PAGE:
The Sweet 16 round of the NCAA Division I basketball championships starts Thursday, and office workers and bookies nationwide are heavily invested in the outcome of the next round of games. But they aren't the only ones with a big stake in March Madness. Here's a look at college basketball's biggest event (and perhaps the most lucrative of any sport), by the numbers:

$10.8 billion
Price for TV and internet rights to the men's tournament over 14 years

Year when that new broadcast deal, between CBS and Turner Broadcasting, ends

$620 million
TV ad revenue CBS earned from last year's men's tournament

$100 million
Amount that championship game host Houston is expected to garner in direct spending

$100 million
Amount of federal tax revenue lost in 2006 due to Division I colleges' tax-exempt status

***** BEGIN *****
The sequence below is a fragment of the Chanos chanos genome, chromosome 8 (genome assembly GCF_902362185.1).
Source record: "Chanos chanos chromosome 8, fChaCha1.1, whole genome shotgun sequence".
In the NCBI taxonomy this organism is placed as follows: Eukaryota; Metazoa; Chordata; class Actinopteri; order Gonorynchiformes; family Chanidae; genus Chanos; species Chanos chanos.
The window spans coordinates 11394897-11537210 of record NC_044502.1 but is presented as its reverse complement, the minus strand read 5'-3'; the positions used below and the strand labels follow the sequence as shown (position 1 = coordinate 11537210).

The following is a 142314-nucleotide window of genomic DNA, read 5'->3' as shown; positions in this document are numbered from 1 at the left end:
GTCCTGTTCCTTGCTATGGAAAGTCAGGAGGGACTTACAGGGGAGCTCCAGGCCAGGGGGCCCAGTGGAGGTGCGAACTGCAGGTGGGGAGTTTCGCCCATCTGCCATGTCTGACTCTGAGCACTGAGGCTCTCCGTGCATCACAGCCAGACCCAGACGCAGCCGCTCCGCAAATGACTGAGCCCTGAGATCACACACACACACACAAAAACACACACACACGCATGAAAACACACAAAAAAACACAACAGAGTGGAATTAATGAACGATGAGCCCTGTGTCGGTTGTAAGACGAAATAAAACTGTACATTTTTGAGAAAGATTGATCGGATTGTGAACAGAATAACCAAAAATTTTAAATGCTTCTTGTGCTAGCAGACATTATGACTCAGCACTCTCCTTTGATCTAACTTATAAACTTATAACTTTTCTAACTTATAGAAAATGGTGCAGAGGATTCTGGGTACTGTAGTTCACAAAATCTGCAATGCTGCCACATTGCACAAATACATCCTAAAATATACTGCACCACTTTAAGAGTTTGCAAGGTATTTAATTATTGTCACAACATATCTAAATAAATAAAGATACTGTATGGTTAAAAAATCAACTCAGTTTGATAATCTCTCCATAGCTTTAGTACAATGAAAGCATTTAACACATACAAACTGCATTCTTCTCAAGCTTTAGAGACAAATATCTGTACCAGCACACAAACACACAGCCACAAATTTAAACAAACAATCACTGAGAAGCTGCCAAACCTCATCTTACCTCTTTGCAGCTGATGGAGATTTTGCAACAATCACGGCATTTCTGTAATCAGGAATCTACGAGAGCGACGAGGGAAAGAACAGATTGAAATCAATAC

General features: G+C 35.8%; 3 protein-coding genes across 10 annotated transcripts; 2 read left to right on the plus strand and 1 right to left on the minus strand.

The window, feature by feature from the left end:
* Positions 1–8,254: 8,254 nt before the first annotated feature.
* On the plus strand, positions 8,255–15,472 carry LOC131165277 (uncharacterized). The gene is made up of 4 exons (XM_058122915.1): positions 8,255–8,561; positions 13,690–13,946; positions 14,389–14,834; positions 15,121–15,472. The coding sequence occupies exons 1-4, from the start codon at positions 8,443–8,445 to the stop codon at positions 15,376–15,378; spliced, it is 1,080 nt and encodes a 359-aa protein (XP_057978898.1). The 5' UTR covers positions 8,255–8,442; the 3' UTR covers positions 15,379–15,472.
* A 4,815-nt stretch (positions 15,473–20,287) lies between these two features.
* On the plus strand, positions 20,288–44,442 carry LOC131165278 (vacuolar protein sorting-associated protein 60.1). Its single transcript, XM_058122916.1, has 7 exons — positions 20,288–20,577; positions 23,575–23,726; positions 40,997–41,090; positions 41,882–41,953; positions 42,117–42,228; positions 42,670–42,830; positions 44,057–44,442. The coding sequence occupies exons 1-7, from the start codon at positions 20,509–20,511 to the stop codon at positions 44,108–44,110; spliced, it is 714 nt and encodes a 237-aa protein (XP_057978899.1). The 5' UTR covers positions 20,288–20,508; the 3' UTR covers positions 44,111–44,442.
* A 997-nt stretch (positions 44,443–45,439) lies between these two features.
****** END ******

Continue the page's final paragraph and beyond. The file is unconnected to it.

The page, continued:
What a men's Division I team earns for each tournament win

$26.7 million
Basketball revenue earned last season by perennial tournament favorite (and reigning national champ) Duke

$75 million
Estimated amount of March Madness wagers placed in Las Vegas

$3 billion
Estimated amount of March Madness wagers placed in U.S. office pools

$1.3 billion
Estimated cost of lost worker productivity during the tournament

5.9 million
Number of brackets submitted to's Tournament Challenge

Number that correctly picked all Sweet 16 men's teams

Number that correctly picked all Sweet 16 women's teams

President Obama's ranking in the ESPN men's bracket challenge (99.9th percentile)

Obama's ranking in the ESPN women's bracket challenge (81st percentile)

Sources: Yahoo/Investopedia, RealClearMarkets, TV By The Numbers, ESPN, L.A. Times, Forbes